Today, the newspaper printed an article about us. Well, it was mostly about Mary and her recent arrest. She was arrested because we were a little behind on our taxes (~$800). The ABC called us in to talk about getting a mixed beverage license. They pretended to be really nice, like this was just a formality so that we could expand our business. We were escorted to a conference room behind the bulletproof glass. They shook our hands with smiles. One was agent Weaver, but I can't remember the name of the other guy. Then Agent Weaver said, "well, the good news is you meet all the qualifications for you mixed beverage license. The bad news is you're under arrest."
What a zinger, Agent Weaver!
Then Mary said, "wait, we only owe like a thousand dollars. We can just write a check for that amount. I didn't know I was committing a class U felony. Isn't there something we can do so I don't have to go to jail?"
"Oh, you're going to jail," Weaver said.
"This is how you treat your business owners in Virginia?" I asked.
"I warned you about your taxes," Weaver said.
"You just said we had to take care of them before we got our mixed beverage license, " Mary said, "and we've made payments every month, and I've been talking with Kathy at the state tax office."
Then Weaver stood up and took her card out of the file and yelled, "be very careful what you say to me because she said you haven't spoken with her since November! Be very careful what you say to me!" This turned out to be a lie. Kathy told us she told him we had spoken with her in April. In fact, she has been the most helpful person through all this. She spent a great deal of time at our restaurant helping us make sure this didn't happen again.
Agent Weaver then stopped himself and said, "before we get into a long conversation about this," he reached into his pocket and pulled out his Miranda Rights cheat sheet and read Mary her rights, and she cried. I took out my phone and looked up the number of our lawyer. Then I realized why they had called the meeting for 12 noon on the Friday before Memorial Day. You can't get legal council or pay your taxes or do any kind of real business with banks or the government for four days. We were kind of dressed up because we were opening our new wine bar that night and looking forward to a long weekend.
Then agent Weaver started filling out paperwork in triplicate, which took ages because it was four felonies and four misdemeanors. His hands shook the whole time like he was getting off on it. It was totally creepy. Like, really, really creepy.
We all sat there in silence, and I looked up Mary's father's number because agent Weaver said Mary couldn't. After that he said she was under arrest for embezzlement because we were hiding money from the state. He said that this was what Al Capone got caught for. That's right, agent Weaver compared my wife to Al Capone. Then he put hand cuffs on her and said I should follow them to the jail because he had told the magistrate that she doesn't need to be locked up for the next four days. "Thanks agent Weaver."
As they put her in the car, I stopped for a moment in a weird vestibule between the front door and the bulletproof glass near the entrance, they might call it a lobby, but that would be euphemistic. I had the phone in my hand trying to call my father-in-law. Just then a third agent came up behind me and introduced himself as the boss, agent Stephen Jones. Stephen Jones started calling me a liar and an embezzler and saying that we could lose our license over this. He was supremely angry and aggressive, touching his gun and everything. It reminded me of someone I knew in high school who was on steroids and got "the rage." It was as if he was trying to get me to do something I would regret.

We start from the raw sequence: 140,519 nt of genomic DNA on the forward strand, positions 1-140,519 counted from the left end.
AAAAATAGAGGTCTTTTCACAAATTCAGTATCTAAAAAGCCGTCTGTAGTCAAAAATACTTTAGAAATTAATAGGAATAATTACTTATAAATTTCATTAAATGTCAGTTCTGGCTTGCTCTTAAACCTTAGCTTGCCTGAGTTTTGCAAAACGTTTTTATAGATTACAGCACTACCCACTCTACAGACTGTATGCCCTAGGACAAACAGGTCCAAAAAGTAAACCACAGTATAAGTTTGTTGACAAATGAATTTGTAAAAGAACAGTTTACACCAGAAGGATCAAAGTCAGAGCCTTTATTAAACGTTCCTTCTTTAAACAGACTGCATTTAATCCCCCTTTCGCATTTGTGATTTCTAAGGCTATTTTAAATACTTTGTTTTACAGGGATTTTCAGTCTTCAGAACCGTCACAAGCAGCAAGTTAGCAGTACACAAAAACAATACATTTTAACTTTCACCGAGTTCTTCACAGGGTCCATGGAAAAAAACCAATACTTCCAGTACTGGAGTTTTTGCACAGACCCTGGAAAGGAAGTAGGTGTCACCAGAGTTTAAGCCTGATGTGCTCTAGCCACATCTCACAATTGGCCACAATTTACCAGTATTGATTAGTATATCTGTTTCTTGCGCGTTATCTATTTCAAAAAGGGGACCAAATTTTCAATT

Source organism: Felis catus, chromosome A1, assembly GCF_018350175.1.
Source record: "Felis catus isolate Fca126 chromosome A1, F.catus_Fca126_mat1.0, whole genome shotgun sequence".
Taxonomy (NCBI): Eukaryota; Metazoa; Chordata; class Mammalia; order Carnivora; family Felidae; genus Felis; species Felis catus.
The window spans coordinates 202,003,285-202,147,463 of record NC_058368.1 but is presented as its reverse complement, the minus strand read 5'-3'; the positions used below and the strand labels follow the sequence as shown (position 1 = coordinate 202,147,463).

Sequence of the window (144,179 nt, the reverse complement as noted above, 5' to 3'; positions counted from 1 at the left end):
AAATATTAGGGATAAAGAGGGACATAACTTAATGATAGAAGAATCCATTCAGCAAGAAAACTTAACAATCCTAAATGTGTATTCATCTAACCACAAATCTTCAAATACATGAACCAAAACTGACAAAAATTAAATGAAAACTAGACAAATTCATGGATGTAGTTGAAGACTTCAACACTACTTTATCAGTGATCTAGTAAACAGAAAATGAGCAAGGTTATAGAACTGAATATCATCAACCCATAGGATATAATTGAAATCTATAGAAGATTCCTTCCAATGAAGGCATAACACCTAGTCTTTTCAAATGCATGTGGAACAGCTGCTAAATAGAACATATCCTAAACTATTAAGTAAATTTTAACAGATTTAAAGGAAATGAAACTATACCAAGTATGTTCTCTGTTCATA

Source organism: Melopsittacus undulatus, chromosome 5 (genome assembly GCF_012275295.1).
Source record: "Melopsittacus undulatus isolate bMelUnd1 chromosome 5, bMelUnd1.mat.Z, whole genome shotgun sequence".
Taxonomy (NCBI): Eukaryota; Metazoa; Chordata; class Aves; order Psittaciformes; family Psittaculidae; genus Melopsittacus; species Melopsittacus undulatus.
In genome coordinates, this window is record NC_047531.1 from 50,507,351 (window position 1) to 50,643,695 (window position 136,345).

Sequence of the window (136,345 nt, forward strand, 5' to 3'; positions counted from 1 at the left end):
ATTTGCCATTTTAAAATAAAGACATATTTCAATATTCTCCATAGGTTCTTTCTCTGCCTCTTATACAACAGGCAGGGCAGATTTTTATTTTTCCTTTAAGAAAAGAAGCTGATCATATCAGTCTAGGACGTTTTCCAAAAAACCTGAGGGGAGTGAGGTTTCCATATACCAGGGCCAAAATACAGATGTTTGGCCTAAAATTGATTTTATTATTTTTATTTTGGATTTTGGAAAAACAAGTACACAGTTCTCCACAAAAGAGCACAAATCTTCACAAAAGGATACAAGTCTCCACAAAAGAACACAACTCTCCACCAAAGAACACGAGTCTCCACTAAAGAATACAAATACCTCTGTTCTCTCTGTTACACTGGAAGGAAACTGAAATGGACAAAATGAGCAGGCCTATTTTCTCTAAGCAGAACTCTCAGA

Instead I didn't square off with him at all and kind of just said over my shoulder "I know how this works. This is how you've chosen to serve your community, and if you get your way, one more Virginia business bites the dust."
He looked at me with crazy eyes like the ones you see in pictures of terrorists and just then Agent Weaver sheepishly popped his head in and said, "we're ready to go," like he was saving me from him. Like this whole thing was a set up to try to get me arrested. I still have creepy feelings about that strange exchange.
And that's it. I waited at the jail. The jailer said she had never seen anything like this in the 20 years she'd been working the jail. Then the jailer said in a scolding tone, "I think you can take the handcuffs off." As a matter of fact no one I've spoken with has ever heard of something like this happening for so little an amount of money. It's pretty crazy. We have to go through two court systems, and we are requesting a jury. Do you know how much money this is going to cost the taxpayer in paperwork alone? A lot more than they're going to get out of us.
In the jail parking lot, Mary and I had an argument because I was pretty angry and she was pretty stressed. But now we are back in stride and working together to get through this.
Some people are saying that we are beings targeted by someone who has a vendetta against us for whatever reason. Those people might be right. Haters gonna hate. If people see you with any degree of success or enjoying your life a little too much, some of them are going to get jealous and start trying to destroy you. But here we are smiling. This is nothing. We have each other.
So I saw a reference to your wife getting arrested the other day on FB and have been meaning to read this ever since. Good for you for not getting involved in their weird cop games. I think it only takes watching one episode of "Frontline" to realize they are never, ever your friends. Hope you and "Al" are doing well and congratulations on your book.
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